Genevieve Berry: Women face obstacles to equality every day. To overcome those obstacles women must step up and see themselves as contributors. Nancy Ogren, Director of Pathways to Wellness, explains how women can do this.
Nancy Ogren: This is the place in life where we also see ourselves as part of a collective rather than I’m by myself in this.
Genevieve Berry: Warren Buffett recently said that women are the key to America’s prosperity.
Nancy Ogren: In my picture of me at whatever point in life I’m looking at myself I want to see
myself as where do I belong? Where am I going? How am I stepping up?
Genevieve Berry: As everyone steps up, feminism isn’t just about women.
Nancy Ogren: We’re all either, either we’re contaminating or we’re contributing, and there really isn’t, it’s sort of like a resounding yes or a no. We’re either contributing or we’re not and that’s contamination. So, see yourself as a contributor,
Genevieve Berry: Contamination exists, but we don’t have to be a part of it.
Nancy Ogren: “I’m going to give you something of myself” that’s the ultimate contribution, and as you give of yourself, you create in others a confidence that you didn’t even know you created for them. Because if you can contribute, they can contribute and we’re all in this together, so we all must contribute. And the contaminators don’t serve anybody.
Genevieve Berry, unfinishedbusinessblog.com.
Women’s rights, specifically reproductive justice rights, haven’t been identified as a front-and-center issue on the Koch brothers’ radar. A recent review of their political ideologies and current outcomes indicates that affecting policies about women’s healthcare is a high priority for them. Allowing them unbridled access to mainstream media, such as their proposed newspaper buyout,  appears to have the potential to create serious setbacks for the reproductive justice movement.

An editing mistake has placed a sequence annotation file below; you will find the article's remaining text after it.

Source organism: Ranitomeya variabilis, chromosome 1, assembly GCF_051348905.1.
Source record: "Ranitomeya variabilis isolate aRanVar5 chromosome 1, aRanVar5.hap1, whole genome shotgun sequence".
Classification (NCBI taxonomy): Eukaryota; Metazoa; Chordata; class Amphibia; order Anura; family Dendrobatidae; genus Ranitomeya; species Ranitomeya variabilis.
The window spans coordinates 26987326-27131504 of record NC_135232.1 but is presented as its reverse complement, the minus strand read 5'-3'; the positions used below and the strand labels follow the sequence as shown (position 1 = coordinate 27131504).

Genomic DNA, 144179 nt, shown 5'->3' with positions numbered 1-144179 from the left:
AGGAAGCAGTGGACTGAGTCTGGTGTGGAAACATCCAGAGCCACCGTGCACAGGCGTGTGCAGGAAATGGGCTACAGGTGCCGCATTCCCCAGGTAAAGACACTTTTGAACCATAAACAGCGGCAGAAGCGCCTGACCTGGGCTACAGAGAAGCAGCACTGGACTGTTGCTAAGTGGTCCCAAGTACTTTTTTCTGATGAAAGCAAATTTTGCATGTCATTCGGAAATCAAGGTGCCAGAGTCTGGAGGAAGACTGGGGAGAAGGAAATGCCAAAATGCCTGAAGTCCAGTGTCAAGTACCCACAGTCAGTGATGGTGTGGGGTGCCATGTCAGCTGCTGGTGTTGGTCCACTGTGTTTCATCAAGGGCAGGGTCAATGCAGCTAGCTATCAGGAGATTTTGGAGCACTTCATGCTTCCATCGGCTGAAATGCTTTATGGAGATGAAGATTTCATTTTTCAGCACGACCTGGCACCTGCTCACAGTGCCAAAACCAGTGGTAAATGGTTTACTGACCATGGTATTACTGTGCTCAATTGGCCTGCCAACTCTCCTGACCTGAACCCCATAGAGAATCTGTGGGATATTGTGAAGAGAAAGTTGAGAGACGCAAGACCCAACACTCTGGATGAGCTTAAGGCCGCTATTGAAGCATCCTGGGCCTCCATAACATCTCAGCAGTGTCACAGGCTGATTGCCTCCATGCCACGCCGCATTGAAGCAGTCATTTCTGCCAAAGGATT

The Koch brothers have never commented publicly about abortion but according to a 2011 report titled, “The Koch Brothers What You Need to Know About the Financiers of the Radical Right” by the Center for American Progress Action Fund  the top policy issue on the Koch brothers political agenda is the repealing of health reform. Abortion and access to birth control continue to dominate the healthcare reform debate in this country.
Kari Ann Rinker, a writer for RH Reality Check and former State Coordinator and Lobbyist for Kansas NOW, lives in Wichita, Kan., and believes that because women’s healthcare has become so ensnared in the political landscape abortion and access to birth control are just a means to an end for the Koch brothers.
Even if that’s true, those “ends” are having a very real impact on women’s abilities to make their own decisions about healthcare and access to abortion, in states targeted by the Koch brother’s political machinery, as Kansas women can confirm.
Home to the Koch family, Wichita, Kan., has been the site of unrelenting acts of anti-abortion terrorism culminating in the murder of Dr. George Tiller in 2009. The Koch’s have never publicly commented about the terrorist activities or groups, but as Catholics , their religious affiliation ties them to a very strong anti-abortion ideology. Regardless of their personal beliefs, their current political maneuverings have produced outcomes in Kansas that support the anti-abortion agenda while severely restricting women’s healthcare options.
In 2012, moderate Kansas Republicans  were soundly defeated by conservatives who were heavily funded by Americans for Prosperity; a group backed by the Koch brothers. These same moderate Republicans had previously blocked a Tea Party led House from passing stringent abortion laws. Former Senate President Steve Morris (R-Hugoton)  said that the Koch brothers helped fund the campaign, so they could use Kansas as a testing ground for their ideas. “They said it will be a ultraconservative utopia,” Morris said of the Kochs.
In 2013, Governor Sam Brownback, a Koch-backed, pro-life candidate signed into law some of the most restrictive anti-abortion laws  in the nation, clarifying women’s reproductive rights in the ‘ultra conservative utopia’. To learn more about a woman’s rights in a ultraconservative utopia refer to the ‘Women’s Guide’ provided below.
Since the New York Times broke the story about the Koch brother’s possible newspaper takeover, there have been non-stop discussions both for and against the takeover. The recurring theme in all the discussions is whether or not the Koch brothers will treat journalism and news with respect and objectivity . Ken Doctor, in his article “The newsonomics of the Koch Brothers and the sales of U.S.’ top metros”  refers to this concern as the “rupture of public trust.” Transparency is the key to maintaining public trust.
And transparency has never been the Koch brother’s calling card. Jane Mayer’s 2010 article in the New Yorker  perfectly summarizes the brother’s modus operandi; “’The Kochs have long depended on the public’s not knowing all the details about them. They have been content to operate what David Koch has called ‘the largest company that you’ve never heard of.’”